I’ve been sharing my favorite recipes for this year’s Thanksgiving. There are so many different stuffing recipes out there using cornbread or wild rice, dried fruits and nuts. I probably have made just about every recipe there is over the years! When I choose my stuffing recipe I like it to compliment the seasonings I will use on my turkey and the overall theme of my dinner. Normally, I like Thanksgiving to be very traditional. And with guests ranging in all ages, I try to please all tastes as best as possible by not being too extreme in any dish.
This year my turkey will be lemon and herb-based; sage, thyme, and oregano with dried herbs de Provence. Therefore, I thought the flavors of Italian sausage, artichoke and parmesan would marry nicely with the turkey. With all the warnings in past years about the dangers of stuffing a turkey, I no longer stuff mine. Therefore, I suppose this should be called a dressing not a stuffing. Also, I like the crispiness of the dressing when baked separately. But I do know that some people like a soft stuffing that has been cooked in the turkey. Therefore, to stuff safely, the stuffing should be added right before roasting and removed immediately after.
To make this ahead of time, the bread can be made up to 3 days ahead as it is meant to be stale after all! The sausage can be made the day before and brought to room temperature before mixing together with the bread and remaining ingredients.
If you’d like to share your favorite stuffing recipe, please follow the Linky Tools directions below. Also, for some very good information on selecting turkeys as well as a bit of humor, check out My Little Corner of Rhode Island Talking Turkey! And for a great recipe on a stuffed turkey, check out Greg and Katherine’s Turkey with Herb Butter at Rufus’ Food and Spirit Guide.
Artichoke, Sausage and Parmesan Stuffing
Adapted from Bon Appetite
2 1 lb loaves of sourdough bread, about 15 cups, crust removed and cut into 1-inch cubes
3 tablespoons olive oil
1 1/2 pounds Italian sweet sausages, casings removed (about 4 links)
2 cups chopped onions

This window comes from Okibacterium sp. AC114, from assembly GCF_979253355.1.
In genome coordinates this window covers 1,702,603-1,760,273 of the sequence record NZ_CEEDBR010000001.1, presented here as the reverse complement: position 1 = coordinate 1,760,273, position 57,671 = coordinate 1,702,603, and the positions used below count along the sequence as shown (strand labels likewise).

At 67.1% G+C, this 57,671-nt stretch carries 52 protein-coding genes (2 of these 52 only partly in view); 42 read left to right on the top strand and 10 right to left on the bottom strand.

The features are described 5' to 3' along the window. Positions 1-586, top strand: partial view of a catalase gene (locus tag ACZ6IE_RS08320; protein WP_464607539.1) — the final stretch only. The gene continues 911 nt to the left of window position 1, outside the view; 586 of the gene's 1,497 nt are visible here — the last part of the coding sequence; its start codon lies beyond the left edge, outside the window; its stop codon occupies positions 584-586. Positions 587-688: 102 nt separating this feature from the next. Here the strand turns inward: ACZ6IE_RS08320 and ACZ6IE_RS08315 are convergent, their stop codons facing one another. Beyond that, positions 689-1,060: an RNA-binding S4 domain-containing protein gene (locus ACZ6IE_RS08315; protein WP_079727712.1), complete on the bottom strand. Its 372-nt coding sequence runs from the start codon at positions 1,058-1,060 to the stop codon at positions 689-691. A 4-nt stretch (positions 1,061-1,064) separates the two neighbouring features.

3/4 cup chopped celery
2 large garlic cloves, minced
2 8-ounce package frozen artichoke hearts, thawed, coarsely chopped
2 teaspoons chopped fresh thyme
2 teaspoons chopped fresh oregano
1 teaspoon herbs deProvence
1 cup freshly grated Parmesan cheese
Kosher salt and freshly ground black pepper to taste
1 cup (or more) turkey stock (or chicken broth)
Preheat oven to 350°F. Divide bread between 2 baking sheets. Bake until cubes are dry but not hard, stirring occasionally, about 15 minutes. Meanwhile, heat oil in heavy large skillet over medium-high heat. Add sausage and sauté until cooked through, breaking up with back of fork, about 5 minutes. Add onions, celery, and garlic. Sauté until celery is soft, about 10 minutes. Mix in artichokes and thyme, sauté 2 minutes longer. Transfer sausage mixture to large bowl. (Bread and sausage mixture can be made 1 day ahead. Cover separately. Store bread at room temperature and refrigerate sausage mixture.)
When ready to bake: In a large bowl, combine the bread to sausage mixture; toss to blend well. Mix in cheese and stock adding in extra stock to moisten well. For stuffing the turkey, add in about ¾ cup more stock; for baking stuffing separately, add up to 1 ¼ cups additional stock. Season with salt and pepper.
To bake stuffing in turkey:
Loosely fill main cavity and neck cavity of turkey with stuffing. Spoon any remaining stuffing in a buttered baking dish. Cover dish with buttered foil, buttered side down. Bake stuffing in dish — alongside turkey or while turkey is resting until heated through, about 25 minutes. Uncover stuffing in dish. Bake until top of stuffing is slightly crisp and golden, about 15 minutes longer.
To bake stuffing in a dish:
Preheat oven to 350°F. Spoon stuffing into a buttered 13x9x2-inch glass baking dish. Cover with buttered foil, buttered side down. Bake until heated through, about 30-40 minutes. Uncover and bake until top is slightly crisp and golden, about 15 minutes longer.
This stuffing is part of my Thanksgiving Countdown. If you’d like to share your favorite salad for Thanksgiving, please use Linky Tools below.
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